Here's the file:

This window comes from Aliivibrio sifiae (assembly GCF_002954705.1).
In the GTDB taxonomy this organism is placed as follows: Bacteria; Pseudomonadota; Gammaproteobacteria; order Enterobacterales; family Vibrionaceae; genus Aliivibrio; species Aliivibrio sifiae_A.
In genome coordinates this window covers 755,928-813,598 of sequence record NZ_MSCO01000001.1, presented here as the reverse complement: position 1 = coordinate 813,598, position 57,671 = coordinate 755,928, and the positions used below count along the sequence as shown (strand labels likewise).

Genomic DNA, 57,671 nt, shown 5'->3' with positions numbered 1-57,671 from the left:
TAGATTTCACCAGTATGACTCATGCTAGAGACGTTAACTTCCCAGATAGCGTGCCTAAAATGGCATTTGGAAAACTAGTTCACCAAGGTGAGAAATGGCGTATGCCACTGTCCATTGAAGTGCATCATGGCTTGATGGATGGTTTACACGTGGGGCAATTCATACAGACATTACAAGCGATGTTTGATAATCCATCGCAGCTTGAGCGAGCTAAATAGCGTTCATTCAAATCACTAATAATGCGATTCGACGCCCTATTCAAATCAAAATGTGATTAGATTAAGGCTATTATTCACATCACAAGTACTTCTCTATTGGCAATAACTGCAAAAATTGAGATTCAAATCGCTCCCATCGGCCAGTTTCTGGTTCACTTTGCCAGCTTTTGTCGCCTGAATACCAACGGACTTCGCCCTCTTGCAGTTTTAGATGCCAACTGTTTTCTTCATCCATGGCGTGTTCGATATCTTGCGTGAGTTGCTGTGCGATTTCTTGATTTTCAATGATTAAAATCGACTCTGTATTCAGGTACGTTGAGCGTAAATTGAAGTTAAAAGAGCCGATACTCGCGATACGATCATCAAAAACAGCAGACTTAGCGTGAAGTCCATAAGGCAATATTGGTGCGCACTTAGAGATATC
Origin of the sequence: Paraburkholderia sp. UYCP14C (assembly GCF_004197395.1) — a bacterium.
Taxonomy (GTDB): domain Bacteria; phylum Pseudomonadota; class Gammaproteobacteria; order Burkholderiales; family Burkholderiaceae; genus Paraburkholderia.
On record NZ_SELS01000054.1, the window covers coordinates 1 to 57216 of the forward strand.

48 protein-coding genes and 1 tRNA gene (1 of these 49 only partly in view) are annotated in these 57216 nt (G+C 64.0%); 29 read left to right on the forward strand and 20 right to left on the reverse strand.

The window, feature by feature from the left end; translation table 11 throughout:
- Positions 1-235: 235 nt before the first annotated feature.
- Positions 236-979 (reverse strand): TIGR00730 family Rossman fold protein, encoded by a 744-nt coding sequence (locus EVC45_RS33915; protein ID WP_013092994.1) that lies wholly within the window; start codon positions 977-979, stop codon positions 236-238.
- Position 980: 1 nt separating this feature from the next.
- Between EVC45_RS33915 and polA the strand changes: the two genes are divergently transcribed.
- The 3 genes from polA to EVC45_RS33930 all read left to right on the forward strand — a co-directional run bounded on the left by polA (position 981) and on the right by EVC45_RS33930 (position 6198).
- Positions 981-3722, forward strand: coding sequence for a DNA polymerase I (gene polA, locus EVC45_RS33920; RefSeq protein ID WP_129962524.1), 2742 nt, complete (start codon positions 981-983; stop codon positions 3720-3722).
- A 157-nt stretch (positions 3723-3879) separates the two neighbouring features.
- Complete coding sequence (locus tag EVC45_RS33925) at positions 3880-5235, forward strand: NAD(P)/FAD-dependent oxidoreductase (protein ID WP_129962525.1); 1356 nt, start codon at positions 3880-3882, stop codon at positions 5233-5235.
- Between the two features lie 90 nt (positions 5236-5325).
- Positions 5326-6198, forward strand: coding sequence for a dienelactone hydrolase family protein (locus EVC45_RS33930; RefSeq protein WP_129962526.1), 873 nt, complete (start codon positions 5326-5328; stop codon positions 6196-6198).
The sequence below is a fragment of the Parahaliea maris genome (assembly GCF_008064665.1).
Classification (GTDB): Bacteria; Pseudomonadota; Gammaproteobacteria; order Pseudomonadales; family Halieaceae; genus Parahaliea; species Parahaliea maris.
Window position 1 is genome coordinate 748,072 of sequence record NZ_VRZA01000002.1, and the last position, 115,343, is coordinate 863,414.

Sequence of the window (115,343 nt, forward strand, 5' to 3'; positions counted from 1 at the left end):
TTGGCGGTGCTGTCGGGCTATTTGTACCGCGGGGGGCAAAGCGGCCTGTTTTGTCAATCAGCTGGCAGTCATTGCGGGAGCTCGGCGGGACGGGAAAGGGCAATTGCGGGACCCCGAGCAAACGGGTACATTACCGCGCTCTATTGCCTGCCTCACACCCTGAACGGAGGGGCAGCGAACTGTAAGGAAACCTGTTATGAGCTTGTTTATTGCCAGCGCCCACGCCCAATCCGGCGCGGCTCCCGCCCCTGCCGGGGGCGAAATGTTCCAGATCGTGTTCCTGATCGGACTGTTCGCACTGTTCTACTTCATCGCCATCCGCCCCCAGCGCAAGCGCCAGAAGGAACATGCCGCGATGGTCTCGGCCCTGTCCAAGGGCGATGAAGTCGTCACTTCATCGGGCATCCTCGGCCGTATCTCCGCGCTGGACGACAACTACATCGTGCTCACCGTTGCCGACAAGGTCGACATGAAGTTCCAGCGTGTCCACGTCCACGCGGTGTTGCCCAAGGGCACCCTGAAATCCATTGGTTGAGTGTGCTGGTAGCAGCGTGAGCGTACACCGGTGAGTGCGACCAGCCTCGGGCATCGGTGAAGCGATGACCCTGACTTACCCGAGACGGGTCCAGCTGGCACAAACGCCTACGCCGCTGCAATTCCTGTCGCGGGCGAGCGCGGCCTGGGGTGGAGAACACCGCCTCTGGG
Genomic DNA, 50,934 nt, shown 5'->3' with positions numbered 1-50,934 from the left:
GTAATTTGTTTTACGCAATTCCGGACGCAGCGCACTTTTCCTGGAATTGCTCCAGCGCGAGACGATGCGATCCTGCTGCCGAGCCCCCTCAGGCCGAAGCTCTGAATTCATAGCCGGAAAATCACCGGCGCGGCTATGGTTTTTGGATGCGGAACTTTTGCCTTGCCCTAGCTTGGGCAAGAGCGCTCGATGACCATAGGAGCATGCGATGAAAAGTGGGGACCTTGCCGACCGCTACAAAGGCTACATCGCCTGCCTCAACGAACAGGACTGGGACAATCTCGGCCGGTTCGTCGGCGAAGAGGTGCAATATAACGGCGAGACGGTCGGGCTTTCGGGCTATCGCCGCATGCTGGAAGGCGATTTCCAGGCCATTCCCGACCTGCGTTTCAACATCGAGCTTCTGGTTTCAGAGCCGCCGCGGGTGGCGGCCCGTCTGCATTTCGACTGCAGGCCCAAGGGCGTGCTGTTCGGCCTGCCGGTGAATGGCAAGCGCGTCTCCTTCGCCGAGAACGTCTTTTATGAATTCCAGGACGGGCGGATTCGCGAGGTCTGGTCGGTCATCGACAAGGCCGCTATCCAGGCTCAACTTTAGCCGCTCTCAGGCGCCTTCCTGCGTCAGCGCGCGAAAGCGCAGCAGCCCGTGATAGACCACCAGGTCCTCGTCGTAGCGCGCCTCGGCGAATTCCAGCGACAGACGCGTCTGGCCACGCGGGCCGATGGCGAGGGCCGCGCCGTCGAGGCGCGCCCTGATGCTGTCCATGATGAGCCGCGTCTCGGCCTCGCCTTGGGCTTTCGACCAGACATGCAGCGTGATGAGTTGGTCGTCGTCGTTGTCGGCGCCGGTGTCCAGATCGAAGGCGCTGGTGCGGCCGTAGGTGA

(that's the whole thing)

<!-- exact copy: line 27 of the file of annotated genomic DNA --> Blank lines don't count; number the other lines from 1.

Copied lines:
GTAATTTGTTTTACGCAATTCCGGACGCAGCGCACTTTTCCTGGAATTGCTCCAGCGCGAGACGATGCGATCCTGCTGCCGAGCCCCCTCAGGCCGAAGCTCTGAATTCATAGCCGGAAAATCACCGGCGCGGCTATGGTTTTTGGATGCGGAACTTTTGCCTTGCCCTAGCTTGGGCAAGAGCGCTCGATGACCATAGGAGCATGCGATGAAAAGTGGGGACCTTGCCGACCGCTACAAAGGCTACATCGCCTGCCTCAACGAACAGGACTGGGACAATCTCGGCCGGTTCGTCGGCGAAGAGGTGCAATATAACGGCGAGACGGTCGGGCTTTCGGGCTATCGCCGCATGCTGGAAGGCGATTTCCAGGCCATTCCCGACCTGCGTTTCAACATCGAGCTTCTGGTTTCAGAGCCGCCGCGGGTGGCGGCCCGTCTGCATTTCGACTGCAGGCCCAAGGGCGTGCTGTTCGGCCTGCCGGTGAATGGCAAGCGCGTCTCCTTCGCCGAGAACGTCTTTTATGAATTCCAGGACGGGCGGATTCGCGAGGTCTGGTCGGTCATCGACAAGGCCGCTATCCAGGCTCAACTTTAGCCGCTCTCAGGCGCCTTCCTGCGTCAGCGCGCGAAAGCGCAGCAGCCCGTGATAGACCACCAGGTCCTCGTCGTAGCGCGCCTCGGCGAATTCCAGCGACAGACGCGTCTGGCCACGCGGGCCGATGGCGAGGGCCGCGCCGTCGAGGCGCGCCCTGATGCTGTCCATGATGAGCCGCGTCTCGGCCTCGCCTTGGGCTTTCGACCAGACATGCAGCGTGATGAGTTGGTCGTCGTCGTTGTCGGCGCCGGTGTCCAGATCGAAGGCGCTGGTGCGGCCGTAGGTGA